treasures would reveal themselves.
Through fear of affliction,
they sink into the very essence of affliction:
in their quest for life in the world,
they have lost it.
- Rumi, Mathnawi III:2204-2207, version by Camille and Kabir Helminski, from Rumi: Jewels of Remembrance, posted to Sunlight
A water-carrier, meeting another, asked him for some of his water. The latter said: "O you who are ignorant of spiritual things, why don't you drink your own?" The first said: "Give me some of your water, you who have spiritual knowledge, for I am sick of my own."
Adam was satiated with familiar things, and that is why he brought himself to take the wheat, a new thing for him. He sold the old things for a little wheat. He became one-eyed. Love came and knocked at the door for him. When he was completely destroyed in the lightning of love, both old and new things disappeared and nothing was left! But it is not given to everyone to be disgusted with himself and to die completely to his old life.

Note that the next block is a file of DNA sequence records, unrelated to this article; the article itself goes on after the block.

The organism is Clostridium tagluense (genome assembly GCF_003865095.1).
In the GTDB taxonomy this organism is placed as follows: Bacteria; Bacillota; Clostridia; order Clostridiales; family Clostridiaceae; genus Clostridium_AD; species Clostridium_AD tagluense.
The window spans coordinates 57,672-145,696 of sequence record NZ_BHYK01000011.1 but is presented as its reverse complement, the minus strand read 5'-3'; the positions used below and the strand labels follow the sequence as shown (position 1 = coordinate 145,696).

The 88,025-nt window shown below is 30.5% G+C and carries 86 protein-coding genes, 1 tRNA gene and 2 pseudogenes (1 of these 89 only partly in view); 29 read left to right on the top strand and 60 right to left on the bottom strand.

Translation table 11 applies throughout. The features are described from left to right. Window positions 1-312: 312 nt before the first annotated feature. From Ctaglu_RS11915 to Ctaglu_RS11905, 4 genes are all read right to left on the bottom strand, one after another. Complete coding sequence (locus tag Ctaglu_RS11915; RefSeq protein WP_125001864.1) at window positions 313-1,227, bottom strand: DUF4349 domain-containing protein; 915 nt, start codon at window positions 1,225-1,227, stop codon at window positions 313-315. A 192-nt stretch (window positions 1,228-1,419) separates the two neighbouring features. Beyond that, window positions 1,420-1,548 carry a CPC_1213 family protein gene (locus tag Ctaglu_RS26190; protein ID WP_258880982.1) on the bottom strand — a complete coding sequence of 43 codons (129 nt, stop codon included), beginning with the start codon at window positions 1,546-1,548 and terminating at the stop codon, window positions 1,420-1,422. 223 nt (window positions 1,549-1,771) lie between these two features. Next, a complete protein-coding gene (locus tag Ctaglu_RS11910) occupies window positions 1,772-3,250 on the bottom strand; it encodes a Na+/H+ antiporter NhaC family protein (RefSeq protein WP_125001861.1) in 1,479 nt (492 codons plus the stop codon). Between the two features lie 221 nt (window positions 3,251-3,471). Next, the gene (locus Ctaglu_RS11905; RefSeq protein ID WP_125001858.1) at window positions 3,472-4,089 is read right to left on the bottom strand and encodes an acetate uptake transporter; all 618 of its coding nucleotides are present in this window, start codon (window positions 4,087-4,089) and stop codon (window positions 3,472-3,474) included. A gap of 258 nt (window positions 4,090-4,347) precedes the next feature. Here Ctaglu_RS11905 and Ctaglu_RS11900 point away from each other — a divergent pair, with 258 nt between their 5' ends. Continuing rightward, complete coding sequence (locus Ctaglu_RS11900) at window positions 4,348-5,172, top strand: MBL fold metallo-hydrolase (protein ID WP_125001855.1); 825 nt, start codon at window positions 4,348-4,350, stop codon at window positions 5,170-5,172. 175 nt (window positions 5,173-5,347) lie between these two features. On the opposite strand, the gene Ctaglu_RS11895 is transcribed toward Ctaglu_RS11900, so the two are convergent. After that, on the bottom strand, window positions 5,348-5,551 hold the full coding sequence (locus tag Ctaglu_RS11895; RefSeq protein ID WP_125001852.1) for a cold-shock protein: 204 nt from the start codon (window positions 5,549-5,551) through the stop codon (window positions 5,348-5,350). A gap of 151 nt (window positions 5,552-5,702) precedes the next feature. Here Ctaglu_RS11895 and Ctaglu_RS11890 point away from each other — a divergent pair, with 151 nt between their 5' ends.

- Fariduddin Attar, from The Conference of the Birds, C. S. Nott version, posted to SufiMystic
Renunciation is always for a purpose; it is to kindle the soul that nothing may hold it back from God, but when it is kindled, the life of renunciation is not necessary.
Bowl of Saki, October 3, by Hazrat Inayat Khan
Commentary by Pir-o-Murshid Inayat Khan: